Spring 2019 and Fall 2020 have already set students back because of the chaos that ensued during the transition to online classes last fall and the fact that online classes just don’t offer the same learning experience that face-to-face classes do. Students who get grades will do much better than students who get passes.

Source

November 28, 2020

Thanksgiving outdoors on our redwood deck

Nicole and Brad joined us for Thanksgiving on our redwood deck. Separated by 10 feet, we sat at bistro tables in the oak grove. We just installed lanterns, string lights, and electricity so we could have our buffet warmers, heaters, and music. Instead of hosting a party for 15-40 people where we’re running around and leading activities, we got to talk and enjoy ourselves.

   

November 23, 2020

Home hardening: Removing all vegetation around my house

When the fire marshal and inspector told me that the wisteria and trumpet vines I have been meticulously training to climb the walls and railings of my house would act like a wick in a wildfire, I spent 2 weeks hand cutting down every plant within 5 feet of my house. It was oddly reassuring while it was really sad. What a crazy world we’re living in today.

November 23, 2020

More fun with costumes and dogs!

If you knew Nicole and Brad’s dog, Loki, you’d know that this shot was next to impossible to get. He doesn’t like wearing anything on his head and playing dress up for Nicole and me was not his idea of fun. But, Loki has a keen appreciation for his ball, and Nicole cleverly distracted him with it while I shot this picture of him wearing Nicole’s grad regalia.

November 23, 2020

Never ending projects for social distancing

To keep our bistro tables clean, I sewed covers. But my design didn’t work because rainwater pooled between the chairs. So, I made little rods to hold them up. Then the winds came and blew the covers completely off. So I added grommets and tied them down with wire. Simple pleasures.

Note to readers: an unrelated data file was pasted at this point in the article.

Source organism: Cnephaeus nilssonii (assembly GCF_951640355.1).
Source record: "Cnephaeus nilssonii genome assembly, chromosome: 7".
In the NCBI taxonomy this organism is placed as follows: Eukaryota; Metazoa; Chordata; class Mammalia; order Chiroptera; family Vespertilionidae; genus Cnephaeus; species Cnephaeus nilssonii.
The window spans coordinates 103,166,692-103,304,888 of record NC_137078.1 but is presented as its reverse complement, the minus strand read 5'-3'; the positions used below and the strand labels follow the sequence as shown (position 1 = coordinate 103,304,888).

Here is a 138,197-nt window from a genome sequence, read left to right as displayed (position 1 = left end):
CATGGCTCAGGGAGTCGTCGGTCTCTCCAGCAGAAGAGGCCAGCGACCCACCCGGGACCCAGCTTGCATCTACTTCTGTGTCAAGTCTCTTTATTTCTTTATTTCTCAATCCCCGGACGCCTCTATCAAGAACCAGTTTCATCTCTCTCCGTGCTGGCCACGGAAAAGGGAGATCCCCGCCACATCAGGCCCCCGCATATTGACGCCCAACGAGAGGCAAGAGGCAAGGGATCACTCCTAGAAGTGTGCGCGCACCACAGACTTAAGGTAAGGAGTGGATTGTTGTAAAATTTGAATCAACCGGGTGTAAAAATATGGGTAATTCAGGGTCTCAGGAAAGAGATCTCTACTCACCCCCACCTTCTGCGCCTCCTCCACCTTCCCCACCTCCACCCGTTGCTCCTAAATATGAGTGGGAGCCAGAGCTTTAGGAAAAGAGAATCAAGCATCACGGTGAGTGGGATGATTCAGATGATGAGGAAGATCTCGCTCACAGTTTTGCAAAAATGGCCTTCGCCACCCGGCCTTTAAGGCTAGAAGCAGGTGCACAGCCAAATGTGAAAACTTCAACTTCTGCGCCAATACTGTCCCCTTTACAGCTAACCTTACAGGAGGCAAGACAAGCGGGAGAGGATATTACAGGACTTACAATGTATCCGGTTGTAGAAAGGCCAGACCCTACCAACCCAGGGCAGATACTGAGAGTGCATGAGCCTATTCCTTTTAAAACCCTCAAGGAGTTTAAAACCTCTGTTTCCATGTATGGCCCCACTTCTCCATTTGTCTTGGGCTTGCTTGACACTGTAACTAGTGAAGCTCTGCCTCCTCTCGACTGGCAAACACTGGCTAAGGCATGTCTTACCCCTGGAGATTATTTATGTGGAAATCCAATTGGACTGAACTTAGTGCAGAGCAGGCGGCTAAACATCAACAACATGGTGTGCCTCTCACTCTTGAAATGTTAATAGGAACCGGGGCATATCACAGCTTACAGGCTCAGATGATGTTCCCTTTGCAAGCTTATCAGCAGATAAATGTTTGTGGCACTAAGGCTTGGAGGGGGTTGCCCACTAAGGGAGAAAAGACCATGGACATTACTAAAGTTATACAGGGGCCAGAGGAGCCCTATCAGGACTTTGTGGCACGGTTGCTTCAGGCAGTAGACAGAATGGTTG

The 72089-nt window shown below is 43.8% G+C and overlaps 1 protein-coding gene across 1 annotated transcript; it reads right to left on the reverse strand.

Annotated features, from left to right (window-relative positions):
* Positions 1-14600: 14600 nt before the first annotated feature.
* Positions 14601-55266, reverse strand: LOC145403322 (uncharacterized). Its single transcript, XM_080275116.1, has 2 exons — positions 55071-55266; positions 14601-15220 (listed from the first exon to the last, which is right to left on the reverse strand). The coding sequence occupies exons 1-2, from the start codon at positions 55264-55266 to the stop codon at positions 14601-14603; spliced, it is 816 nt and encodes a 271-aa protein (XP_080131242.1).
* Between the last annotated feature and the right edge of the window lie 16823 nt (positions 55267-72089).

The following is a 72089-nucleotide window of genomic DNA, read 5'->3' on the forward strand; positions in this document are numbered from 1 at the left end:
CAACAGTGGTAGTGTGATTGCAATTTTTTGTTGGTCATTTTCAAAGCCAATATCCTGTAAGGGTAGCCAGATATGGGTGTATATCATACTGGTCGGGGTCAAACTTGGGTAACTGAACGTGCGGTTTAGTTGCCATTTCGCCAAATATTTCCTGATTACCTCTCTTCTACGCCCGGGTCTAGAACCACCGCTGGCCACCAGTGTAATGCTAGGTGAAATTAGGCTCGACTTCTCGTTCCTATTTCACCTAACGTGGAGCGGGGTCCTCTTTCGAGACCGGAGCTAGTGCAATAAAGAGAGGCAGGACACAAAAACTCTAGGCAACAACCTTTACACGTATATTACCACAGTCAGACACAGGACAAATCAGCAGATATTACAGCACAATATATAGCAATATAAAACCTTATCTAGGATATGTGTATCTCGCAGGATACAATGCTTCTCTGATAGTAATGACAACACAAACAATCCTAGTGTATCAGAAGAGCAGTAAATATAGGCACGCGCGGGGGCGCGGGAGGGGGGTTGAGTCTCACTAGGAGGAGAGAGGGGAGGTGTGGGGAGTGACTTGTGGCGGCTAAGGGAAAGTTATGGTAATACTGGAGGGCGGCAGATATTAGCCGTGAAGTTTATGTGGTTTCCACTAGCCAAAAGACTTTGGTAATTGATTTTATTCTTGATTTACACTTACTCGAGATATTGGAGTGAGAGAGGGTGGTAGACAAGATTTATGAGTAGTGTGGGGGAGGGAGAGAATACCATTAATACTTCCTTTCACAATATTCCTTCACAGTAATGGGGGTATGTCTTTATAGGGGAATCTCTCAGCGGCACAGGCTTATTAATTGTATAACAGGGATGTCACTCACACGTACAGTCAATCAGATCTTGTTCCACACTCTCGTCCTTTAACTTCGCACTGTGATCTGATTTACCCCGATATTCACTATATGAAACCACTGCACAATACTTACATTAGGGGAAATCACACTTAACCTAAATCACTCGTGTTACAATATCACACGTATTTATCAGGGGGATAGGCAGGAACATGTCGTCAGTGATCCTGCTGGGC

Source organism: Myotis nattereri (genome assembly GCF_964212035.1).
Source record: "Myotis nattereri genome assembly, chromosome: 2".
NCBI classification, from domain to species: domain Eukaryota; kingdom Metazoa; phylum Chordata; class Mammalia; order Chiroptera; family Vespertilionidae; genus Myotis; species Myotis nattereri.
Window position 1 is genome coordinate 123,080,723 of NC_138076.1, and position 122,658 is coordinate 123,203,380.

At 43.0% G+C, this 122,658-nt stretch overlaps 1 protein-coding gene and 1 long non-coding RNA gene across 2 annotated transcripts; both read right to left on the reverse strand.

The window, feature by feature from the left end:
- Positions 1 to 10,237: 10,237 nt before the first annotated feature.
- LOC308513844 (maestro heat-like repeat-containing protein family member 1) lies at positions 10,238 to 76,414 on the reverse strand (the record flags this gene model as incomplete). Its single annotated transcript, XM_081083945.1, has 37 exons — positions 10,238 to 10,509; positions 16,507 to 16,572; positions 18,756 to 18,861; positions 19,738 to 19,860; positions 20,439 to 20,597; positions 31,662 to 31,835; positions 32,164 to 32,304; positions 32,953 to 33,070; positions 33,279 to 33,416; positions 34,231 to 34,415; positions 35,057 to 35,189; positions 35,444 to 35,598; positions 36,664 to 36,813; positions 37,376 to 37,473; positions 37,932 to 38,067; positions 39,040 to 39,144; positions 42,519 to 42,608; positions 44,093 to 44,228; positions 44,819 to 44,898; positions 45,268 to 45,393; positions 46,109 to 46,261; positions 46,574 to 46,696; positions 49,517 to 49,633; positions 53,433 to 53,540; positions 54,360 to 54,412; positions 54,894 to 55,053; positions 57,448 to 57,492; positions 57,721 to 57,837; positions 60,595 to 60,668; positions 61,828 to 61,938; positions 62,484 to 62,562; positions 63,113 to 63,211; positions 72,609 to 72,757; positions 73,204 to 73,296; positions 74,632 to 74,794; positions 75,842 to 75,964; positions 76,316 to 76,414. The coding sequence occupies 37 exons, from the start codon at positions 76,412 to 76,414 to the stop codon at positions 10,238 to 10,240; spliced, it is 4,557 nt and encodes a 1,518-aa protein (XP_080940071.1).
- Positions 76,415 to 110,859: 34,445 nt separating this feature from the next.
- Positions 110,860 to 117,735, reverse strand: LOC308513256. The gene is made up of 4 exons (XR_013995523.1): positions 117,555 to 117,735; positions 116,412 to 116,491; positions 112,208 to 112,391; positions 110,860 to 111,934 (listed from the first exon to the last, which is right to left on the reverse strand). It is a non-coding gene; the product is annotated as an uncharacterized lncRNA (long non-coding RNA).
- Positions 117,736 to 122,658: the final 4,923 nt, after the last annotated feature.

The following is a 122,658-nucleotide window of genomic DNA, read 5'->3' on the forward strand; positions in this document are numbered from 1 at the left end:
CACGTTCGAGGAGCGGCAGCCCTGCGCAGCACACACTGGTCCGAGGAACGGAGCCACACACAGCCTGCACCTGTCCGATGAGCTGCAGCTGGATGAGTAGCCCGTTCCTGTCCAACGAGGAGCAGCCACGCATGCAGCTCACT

November 23, 2020

Starting a new mushroom project

Getting ready to grow a variety of mushrooms. First I harvested shiitake spores from mushrooms I grew from a kit. Then I built 4 redwood planters and put chicken wire at the bottom to keep out the critters. Next I got a truckload of wood chips from Lewis Tree and coffee grinds from San Lorenzo. I collected compost from our garden. All ready to get started. Just waiting for the spores to arrive.

November 19, 2020

Male? Female? Genderqueer? Gender Fluid?

In this ever-changing world of gender identities and appropriate or respectful pronouns, the University of California system has set a new policy for UC-issued documents and information systems. It’s comforting to know that California’s 3rd largest employer has recognized and supports transgender rights.

All students, employees, alumni, retirees, vendors, medical center patients and others will now have the option to choose man, woman, or nonbinary gender identification options on official documents. The really big change is that they can choose a “lived” name or a preferred name that might be different from the legal name on their birth certificate. The legal name will be required but it will be kept confidential and not published.

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November 19, 2020

45 colleges offer “need-blind” admissions – that means no loans!

For those who think a college education is too expensive, here’s some good news. Some colleges like Grinnell College has just announced that they will eliminate college loans and replace them with grants – that’s free money that you don’t have to pay back!

Grinnell has an endowment of over $2 billion and they will make this offer to over 50% of their students who need financial aid. While it might appear that they’re doing that in response to COVID-19, they’re planning to keep this generous plan going forward.